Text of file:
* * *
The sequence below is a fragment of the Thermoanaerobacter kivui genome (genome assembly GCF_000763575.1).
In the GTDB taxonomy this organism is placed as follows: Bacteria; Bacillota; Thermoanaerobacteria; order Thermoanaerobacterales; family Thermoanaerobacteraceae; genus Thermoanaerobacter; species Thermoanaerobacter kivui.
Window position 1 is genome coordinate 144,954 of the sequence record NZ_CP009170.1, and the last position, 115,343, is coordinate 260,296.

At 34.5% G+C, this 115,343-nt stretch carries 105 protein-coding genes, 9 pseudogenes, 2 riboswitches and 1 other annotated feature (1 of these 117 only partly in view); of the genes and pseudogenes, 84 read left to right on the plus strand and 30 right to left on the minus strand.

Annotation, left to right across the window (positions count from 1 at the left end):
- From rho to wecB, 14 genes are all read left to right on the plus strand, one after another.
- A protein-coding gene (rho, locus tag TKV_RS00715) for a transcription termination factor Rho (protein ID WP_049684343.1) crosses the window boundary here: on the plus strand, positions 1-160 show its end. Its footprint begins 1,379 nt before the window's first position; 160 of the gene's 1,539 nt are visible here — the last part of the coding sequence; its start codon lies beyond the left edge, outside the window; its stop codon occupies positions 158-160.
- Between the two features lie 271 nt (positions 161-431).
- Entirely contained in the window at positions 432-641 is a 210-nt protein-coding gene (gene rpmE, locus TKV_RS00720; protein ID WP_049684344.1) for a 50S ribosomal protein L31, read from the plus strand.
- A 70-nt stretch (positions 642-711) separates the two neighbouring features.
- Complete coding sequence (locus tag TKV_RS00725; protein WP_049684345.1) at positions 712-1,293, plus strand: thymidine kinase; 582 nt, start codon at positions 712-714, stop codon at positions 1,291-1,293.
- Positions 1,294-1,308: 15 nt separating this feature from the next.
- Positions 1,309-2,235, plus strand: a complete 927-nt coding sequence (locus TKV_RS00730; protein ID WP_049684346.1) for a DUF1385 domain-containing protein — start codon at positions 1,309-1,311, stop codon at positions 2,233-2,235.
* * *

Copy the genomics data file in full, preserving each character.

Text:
The sequence below is a fragment of the Thermoanaerobacter kivui genome (genome assembly GCF_000763575.1).
In the GTDB taxonomy this organism is placed as follows: Bacteria; Bacillota; Thermoanaerobacteria; order Thermoanaerobacterales; family Thermoanaerobacteraceae; genus Thermoanaerobacter; species Thermoanaerobacter kivui.
Window position 1 is genome coordinate 144,954 of the sequence record NZ_CP009170.1, and the last position, 115,343, is coordinate 260,296.

At 34.5% G+C, this 115,343-nt stretch carries 105 protein-coding genes, 9 pseudogenes, 2 riboswitches and 1 other annotated feature (1 of these 117 only partly in view); of the genes and pseudogenes, 84 read left to right on the plus strand and 30 right to left on the minus strand.

Annotation, left to right across the window (positions count from 1 at the left end):
- From rho to wecB, 14 genes are all read left to right on the plus strand, one after another.
- A protein-coding gene (rho, locus tag TKV_RS00715) for a transcription termination factor Rho (protein ID WP_049684343.1) crosses the window boundary here: on the plus strand, positions 1-160 show its end. Its footprint begins 1,379 nt before the window's first position; 160 of the gene's 1,539 nt are visible here — the last part of the coding sequence; its start codon lies beyond the left edge, outside the window; its stop codon occupies positions 158-160.
- Between the two features lie 271 nt (positions 161-431).
- Entirely contained in the window at positions 432-641 is a 210-nt protein-coding gene (gene rpmE, locus TKV_RS00720; protein ID WP_049684344.1) for a 50S ribosomal protein L31, read from the plus strand.
- A 70-nt stretch (positions 642-711) separates the two neighbouring features.
- Complete coding sequence (locus tag TKV_RS00725; protein WP_049684345.1) at positions 712-1,293, plus strand: thymidine kinase; 582 nt, start codon at positions 712-714, stop codon at positions 1,291-1,293.
- Positions 1,294-1,308: 15 nt separating this feature from the next.
- Positions 1,309-2,235, plus strand: a complete 927-nt coding sequence (locus TKV_RS00730; protein ID WP_049684346.1) for a DUF1385 domain-containing protein — start codon at positions 1,309-1,311, stop codon at positions 2,233-2,235.